As for Brent Weeks, HUGE kudos goes to him and a million thanks for writing a fantastic story!
In book two of this trilogy, Weeks’ writing takes a huge leap. It seems to get better with every book. In this book, I see improvement in both his style and his voice, and hell, I have to admit, he’s teaching me about my own writing and where I need to improve. This is why I love reading books written by talented authors. Not just for the enjoyment, but also for the learning experience.
I also have to admit, The Blinding Knife broke my heart. Why? Because of what happens to Gavin at the end (not giving it away!) It’s not just what happens to him, it’s also that he proves to himself and to the reader that he really does love Kip despite what he tells Karris. The most beautiful part of this story, for me, is the relationship between Gavin and Kip. He knows Kip is not his son and yet he does everything he can to make the boy feel like he has a father, like he is legitimate and wanted regardless of who his mother was. In this book, you really get to see Gavin’s pain and everything he’s suffered – heartbreak, pain, injustice – in order to do the right thing, even though he does end up making huge mistakes. Kip is still my favorite character, but in this book, I really fell in love with Gavin which is why the end was so heartbreaking for me.
Another aspect of Gavin’s story that I loved was the mended love between him and Karris. I’ve found myself often times rolling my eyes during romantic scenes in books simply because either the dialogue or the action was so cheesy, I felt like saying: “Okay, I’m going to throw up now!” But I never felt like that in this book. The tender scenes between Gavin and Karris were witty and funny and altogether real and true to the characters.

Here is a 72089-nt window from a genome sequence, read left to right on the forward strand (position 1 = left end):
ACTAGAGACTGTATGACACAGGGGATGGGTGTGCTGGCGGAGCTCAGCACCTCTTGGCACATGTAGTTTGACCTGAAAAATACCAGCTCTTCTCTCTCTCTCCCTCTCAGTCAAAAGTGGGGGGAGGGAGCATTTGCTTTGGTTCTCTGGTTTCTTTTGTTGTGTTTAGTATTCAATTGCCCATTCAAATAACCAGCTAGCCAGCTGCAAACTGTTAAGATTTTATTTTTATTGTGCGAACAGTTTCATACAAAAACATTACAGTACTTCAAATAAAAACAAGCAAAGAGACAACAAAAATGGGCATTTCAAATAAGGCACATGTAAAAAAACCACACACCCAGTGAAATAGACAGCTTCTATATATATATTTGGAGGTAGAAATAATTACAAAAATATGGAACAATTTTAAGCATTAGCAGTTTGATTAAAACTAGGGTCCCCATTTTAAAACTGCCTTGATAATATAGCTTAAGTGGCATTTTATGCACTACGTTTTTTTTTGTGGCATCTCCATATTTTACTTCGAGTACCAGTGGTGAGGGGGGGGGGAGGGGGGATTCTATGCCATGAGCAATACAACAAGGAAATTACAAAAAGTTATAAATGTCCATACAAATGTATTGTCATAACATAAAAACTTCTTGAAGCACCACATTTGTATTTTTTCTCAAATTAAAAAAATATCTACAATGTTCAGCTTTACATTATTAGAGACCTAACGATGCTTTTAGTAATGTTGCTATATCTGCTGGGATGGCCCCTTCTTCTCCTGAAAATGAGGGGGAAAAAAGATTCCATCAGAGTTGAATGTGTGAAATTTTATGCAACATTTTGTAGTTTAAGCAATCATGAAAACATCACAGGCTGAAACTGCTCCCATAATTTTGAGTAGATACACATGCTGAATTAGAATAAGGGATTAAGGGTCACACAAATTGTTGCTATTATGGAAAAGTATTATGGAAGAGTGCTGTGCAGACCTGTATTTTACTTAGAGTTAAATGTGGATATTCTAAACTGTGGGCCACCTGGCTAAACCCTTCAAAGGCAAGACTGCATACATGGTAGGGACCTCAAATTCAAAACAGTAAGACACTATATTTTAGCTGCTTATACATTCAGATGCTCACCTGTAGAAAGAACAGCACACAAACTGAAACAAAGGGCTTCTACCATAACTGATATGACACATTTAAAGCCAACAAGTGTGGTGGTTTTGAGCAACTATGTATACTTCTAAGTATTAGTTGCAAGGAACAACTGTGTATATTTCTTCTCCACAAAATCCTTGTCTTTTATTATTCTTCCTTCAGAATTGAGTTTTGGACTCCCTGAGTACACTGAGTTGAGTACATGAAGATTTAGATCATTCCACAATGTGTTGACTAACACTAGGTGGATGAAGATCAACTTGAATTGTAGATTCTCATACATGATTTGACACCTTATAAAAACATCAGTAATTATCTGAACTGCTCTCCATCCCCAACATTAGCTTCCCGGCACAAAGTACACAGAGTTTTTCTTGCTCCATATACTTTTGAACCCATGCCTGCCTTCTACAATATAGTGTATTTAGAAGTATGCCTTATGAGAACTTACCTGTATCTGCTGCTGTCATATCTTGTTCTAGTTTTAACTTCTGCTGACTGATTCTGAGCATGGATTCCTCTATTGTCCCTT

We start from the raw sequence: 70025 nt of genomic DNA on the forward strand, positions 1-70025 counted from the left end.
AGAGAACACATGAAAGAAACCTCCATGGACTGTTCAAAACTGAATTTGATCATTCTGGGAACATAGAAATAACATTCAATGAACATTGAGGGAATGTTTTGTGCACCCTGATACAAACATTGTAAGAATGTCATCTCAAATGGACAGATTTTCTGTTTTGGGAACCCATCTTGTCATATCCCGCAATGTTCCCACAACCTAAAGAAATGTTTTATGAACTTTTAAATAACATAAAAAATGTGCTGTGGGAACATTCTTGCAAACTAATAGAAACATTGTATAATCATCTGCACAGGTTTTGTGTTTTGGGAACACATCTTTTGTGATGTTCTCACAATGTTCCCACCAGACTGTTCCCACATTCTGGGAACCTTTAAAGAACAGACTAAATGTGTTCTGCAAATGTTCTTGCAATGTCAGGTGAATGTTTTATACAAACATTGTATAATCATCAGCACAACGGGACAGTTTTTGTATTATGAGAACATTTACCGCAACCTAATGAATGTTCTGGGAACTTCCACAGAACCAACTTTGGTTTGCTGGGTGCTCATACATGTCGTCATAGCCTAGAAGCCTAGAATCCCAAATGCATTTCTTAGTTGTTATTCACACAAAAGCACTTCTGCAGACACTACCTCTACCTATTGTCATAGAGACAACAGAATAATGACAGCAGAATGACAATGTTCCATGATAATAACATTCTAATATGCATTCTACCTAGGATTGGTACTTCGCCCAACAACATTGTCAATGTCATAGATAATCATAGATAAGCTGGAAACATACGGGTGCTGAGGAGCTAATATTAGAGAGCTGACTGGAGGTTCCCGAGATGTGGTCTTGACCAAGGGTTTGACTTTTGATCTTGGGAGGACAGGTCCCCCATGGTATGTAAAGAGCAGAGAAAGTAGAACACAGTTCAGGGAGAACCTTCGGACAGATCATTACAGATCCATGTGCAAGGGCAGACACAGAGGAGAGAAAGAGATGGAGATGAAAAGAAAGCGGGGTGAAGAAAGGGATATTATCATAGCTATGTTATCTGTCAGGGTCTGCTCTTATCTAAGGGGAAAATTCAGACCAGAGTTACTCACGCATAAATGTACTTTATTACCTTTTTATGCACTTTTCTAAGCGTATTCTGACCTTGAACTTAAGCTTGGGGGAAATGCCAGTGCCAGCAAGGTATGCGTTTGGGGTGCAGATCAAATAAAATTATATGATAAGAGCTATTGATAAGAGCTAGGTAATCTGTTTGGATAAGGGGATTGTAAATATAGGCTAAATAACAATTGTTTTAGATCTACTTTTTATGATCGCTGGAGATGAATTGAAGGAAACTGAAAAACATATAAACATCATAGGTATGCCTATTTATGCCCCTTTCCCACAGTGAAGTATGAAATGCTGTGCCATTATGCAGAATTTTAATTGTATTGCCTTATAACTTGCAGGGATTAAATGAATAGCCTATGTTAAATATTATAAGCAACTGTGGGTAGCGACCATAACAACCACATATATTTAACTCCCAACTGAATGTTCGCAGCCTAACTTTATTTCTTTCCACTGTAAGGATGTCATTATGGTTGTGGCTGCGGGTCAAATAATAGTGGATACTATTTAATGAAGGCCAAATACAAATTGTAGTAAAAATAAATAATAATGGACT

As for Kip, there wasn’t one part of his narrative that I didn’t like. From his struggle to become a blackguard, to his unpleasant meetings with his grandfather, to his growing affection for Gavin, Kip’s character matures significantly. He goes from being an illegitimate, awkward boy to becoming a man and a blackguard warrior despite the odds and despite the “cards” that are literally stacked against him. What I really loved about Kip in this book was the way he handled Andross Guile, the way Gavin should have handled him, by not taking his crap. This was one thing that made me really frustrated with Gavin. Gavin is too nice to his father, too kindhearted to do what he should do and that is to “free” him. He has the power to do it and yet he never does, which is why I particularly loved Kip’s line: “You’re old. How long before you die?” That cracked me up! When he said that, I thought: “That’s exactly what I was thinking. They need to kill that old bastard!” I also had a sneaking suspicion about Andross the whole time, what Kip figures out in the end, what his grandfather really is. It makes the end of the book that much more exasperating. It makes you go: “Nooooooooo, I don’t want that to happen! The bad guy has to die!” So frustrating! =o)
The other bad guy, or should I say bad girl, was a character like Andross that you just love to hate. Aglia, the slave owner. The whole time while Tia was getting beaten, I kept thinking: “I want something really bad to happen to Aglia.” And in this case, I was very happy when it did. =o) Thank you, Brent!
I think the only thing I didn’t like about this book was Liv’s story. I don’t know why, but I found myself skimming through Liv’s narrative and everything with the Color Prince. I know the narrative is necessary to move the story forward and to relay more information about Zymun (whose identity I knew from the beginning, it only made sense) but I still found it really boring. It could be because I don’t like Liv or the Color Prince. The Color Prince is right that the Chromeria is corrupt but the way he goes about solving the problem is wrong. I just felt like Liv, being Corvan’s daughter, should know that, but she doesn’t. She’s too easily seduced by the Prince’s poisonous words. It was frustrating.
There was one last thing I kept thinking about at the end of book two … actually two things, two unanswered questions. One was from the first book. Why does the Wight send Karris to Tyrea to be a spy when she knows very well that it will get Karris killed? Why did she do that? So far, that question hasn’t been answered. The other question is: who is the lady in the marketplace that Tia sees murdered? What is the significance of that scene? I’m hoping book three will answer these questions.
Overall, though, this was an excellent read. It was well-written and engaging and all I can say is thank you Brent Weeks! I CAN’T WAIT FOR THE THIRD AND FINAL BOOK!!!!!
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